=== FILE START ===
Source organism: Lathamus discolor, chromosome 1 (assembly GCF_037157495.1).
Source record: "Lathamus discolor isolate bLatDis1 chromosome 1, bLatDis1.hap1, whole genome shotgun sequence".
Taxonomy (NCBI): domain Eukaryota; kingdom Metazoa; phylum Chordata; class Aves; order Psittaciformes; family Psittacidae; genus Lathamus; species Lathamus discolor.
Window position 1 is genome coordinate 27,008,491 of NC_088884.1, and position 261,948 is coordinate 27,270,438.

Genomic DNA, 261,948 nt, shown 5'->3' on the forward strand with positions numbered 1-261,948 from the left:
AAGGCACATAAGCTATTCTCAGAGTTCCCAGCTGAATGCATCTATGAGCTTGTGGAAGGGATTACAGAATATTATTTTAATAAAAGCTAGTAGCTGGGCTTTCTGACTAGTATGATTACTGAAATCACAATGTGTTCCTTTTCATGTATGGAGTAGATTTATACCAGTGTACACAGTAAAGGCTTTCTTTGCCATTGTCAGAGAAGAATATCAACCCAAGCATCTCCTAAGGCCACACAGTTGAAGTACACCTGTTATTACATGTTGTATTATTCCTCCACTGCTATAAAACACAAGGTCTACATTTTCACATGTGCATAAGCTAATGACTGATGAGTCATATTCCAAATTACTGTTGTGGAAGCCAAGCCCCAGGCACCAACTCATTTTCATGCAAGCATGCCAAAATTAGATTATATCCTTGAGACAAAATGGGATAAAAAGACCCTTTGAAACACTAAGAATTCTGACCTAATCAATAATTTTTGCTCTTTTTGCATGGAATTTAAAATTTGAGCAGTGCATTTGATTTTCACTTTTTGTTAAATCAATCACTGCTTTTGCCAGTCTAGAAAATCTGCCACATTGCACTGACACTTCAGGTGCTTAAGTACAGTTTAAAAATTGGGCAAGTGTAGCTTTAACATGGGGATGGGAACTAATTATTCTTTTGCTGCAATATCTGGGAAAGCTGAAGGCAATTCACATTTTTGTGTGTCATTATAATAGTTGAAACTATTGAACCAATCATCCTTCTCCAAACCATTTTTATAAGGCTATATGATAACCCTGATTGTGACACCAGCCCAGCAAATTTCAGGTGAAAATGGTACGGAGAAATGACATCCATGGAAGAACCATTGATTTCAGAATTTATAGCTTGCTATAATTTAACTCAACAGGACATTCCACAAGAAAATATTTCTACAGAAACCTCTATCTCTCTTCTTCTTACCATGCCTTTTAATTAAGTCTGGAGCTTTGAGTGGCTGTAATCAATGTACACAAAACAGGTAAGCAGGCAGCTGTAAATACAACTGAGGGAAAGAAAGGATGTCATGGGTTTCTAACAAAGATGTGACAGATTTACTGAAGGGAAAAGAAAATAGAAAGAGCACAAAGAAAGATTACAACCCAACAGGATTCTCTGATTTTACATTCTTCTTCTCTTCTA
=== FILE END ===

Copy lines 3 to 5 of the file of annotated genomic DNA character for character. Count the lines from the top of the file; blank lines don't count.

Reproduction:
Taxonomy (NCBI): domain Eukaryota; kingdom Metazoa; phylum Chordata; class Aves; order Psittaciformes; family Psittacidae; genus Lathamus; species Lathamus discolor.
Window position 1 is genome coordinate 27,008,491 of NC_088884.1, and position 261,948 is coordinate 27,270,438.

Genomic DNA, 261,948 nt, shown 5'->3' on the forward strand with positions numbered 1-261,948 from the left: